In short, even if it’s blunt, direct criticism can be helpful (if it couldn’t, nobody would ever survive growing up in New England in the first place).
Sometimes even when people do intend their words to be mean and hurtful, they still manage to say something helpful in the process.
If someone says to me, “Oh my G-d, you’re such a fuck-up. How are you so bad at petit allegro?!” I could potentially still say, “I know, I suck at it, don’t I? I’m not entirely sure what’s up with that, like it gets worse sometimes and then gets better sometimes, but I’m working on it. If you notice anything specific, could you let me know?”
- I don’t think anybody has actually ever said this to me, though it’s entirely possible that people have said it about me because I have definitely said it about myself. But this is definitely not a real-life example of something someone has lobbed at me in an excessively blunt way or of something I’ve overheard.
Criticism overheard is something else.
It suggests to me that the person doing the criticizing either doesn’t think it’s worth their time of day to speak to me directly, is just one of those people who says things without really thinking, or maybe just isn’t particularly brave about criticizing people.
Either way, it doesn’t offer the same opportunities. Like, yes, if someone makes a specific comment (“OMG, why doesn’t Asher ever pay attention?”), I can take it as a reminder: Hey, you might’ve blinked out for a sec there; you might want to make sure you are paying attention. But it also rankles.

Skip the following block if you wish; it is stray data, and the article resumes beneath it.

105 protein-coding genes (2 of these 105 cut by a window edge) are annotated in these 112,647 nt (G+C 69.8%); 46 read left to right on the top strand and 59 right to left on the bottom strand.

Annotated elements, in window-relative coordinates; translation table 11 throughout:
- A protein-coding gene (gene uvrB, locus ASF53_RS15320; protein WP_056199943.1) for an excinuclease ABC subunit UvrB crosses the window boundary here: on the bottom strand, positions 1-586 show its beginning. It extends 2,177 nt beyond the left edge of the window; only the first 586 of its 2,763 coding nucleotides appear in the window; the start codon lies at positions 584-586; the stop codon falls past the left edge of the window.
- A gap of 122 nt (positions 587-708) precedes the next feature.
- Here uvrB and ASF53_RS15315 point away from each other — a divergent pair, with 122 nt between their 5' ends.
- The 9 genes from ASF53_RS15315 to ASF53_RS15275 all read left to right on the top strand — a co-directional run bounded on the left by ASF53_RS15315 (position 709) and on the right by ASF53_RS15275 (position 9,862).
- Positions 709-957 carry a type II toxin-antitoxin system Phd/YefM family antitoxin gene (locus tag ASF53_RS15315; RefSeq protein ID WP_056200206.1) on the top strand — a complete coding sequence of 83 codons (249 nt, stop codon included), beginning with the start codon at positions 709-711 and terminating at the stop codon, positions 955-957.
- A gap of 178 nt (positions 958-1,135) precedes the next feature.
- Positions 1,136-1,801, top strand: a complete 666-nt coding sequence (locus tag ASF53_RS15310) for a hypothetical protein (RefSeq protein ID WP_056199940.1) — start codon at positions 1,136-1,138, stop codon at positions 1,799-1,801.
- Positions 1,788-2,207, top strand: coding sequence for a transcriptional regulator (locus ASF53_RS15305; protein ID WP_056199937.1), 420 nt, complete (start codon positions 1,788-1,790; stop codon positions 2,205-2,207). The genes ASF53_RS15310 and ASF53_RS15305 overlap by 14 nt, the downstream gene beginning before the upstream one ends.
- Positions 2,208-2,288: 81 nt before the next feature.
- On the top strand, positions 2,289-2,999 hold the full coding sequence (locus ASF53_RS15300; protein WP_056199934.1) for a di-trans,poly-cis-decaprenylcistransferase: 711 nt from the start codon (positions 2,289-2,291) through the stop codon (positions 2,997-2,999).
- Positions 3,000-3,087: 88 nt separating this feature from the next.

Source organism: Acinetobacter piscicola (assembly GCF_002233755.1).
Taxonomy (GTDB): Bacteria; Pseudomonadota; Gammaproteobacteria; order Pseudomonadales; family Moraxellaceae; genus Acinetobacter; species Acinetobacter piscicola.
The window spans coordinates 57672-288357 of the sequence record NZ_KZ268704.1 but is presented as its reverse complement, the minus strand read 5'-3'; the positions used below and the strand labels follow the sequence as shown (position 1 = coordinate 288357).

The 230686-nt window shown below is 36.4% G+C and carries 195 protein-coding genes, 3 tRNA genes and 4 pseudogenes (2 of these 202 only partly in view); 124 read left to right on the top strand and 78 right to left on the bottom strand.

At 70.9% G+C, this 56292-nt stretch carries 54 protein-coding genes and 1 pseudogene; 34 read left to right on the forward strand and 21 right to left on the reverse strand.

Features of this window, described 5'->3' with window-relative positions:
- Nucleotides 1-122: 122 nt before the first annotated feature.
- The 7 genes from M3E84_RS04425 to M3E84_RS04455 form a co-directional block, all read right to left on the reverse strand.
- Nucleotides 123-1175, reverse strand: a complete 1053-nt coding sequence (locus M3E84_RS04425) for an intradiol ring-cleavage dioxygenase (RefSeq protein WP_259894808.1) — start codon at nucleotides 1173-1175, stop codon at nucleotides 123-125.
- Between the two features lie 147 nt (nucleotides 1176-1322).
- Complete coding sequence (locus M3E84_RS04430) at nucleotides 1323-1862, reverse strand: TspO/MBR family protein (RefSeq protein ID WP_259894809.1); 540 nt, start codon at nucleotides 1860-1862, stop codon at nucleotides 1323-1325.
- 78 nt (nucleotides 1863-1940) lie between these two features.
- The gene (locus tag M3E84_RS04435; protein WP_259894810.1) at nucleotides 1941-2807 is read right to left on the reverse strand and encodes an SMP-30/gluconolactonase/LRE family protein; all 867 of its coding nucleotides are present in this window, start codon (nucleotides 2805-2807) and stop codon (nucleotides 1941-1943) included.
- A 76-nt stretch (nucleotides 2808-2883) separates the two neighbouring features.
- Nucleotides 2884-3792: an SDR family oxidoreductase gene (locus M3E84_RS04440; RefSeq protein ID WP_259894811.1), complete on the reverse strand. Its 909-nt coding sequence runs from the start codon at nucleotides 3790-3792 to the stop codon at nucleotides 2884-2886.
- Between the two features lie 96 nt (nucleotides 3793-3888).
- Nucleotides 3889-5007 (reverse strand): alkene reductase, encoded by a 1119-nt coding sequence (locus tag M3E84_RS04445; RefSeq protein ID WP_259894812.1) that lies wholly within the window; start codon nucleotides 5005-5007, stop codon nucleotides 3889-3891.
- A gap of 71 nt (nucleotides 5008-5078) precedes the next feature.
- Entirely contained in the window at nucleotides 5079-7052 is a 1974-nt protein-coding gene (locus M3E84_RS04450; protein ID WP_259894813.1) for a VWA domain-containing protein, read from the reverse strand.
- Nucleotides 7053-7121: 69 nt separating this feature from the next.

Moreover, sometimes people say things in ways that are mean, and that you can’t do anything about, and they do so in contexts in which you can’t defend yourself without either being a giant jerk or possibly making things worse, and then you’re just stuck with it.
I don’t know if it bothers me more when I suspect that I’m intended to overhear such comments or when I suspect that I’m not intended to.
I don’t know if it really matters.
I don’t think it’s necessarily wrong to discuss someone’s shortcomings with a third person. Sometimes you have to, in order either to figure out how to talk to the person you’re criticising or, if you’re in a position that makes talking to that person impossible, to blow off steam.
It is not, however, in particularly good taste to do so where the person in question is likely to overhear you. And it’s just plain rude to do so intentionally.
But that alone doesn’t explain why sometimes that kind of comment really, really stings.
But this, for me, does: it occurred to me recently that comments I overhear only really bother me when they concern some area in which I already feel unsure of myself.
So that brings us back to doubt.
I don’t imagine that I’ll reach a point in my life at which I don’t wrestle with doubt. I’m not sure that I—or anyone—should.
But there’s reasonable, healthy doubt—the doubt that keeps us humble—and the kind of soul-sucking doubt that grinds down on us and makes it so, so much harder to do the things we’re trying to do.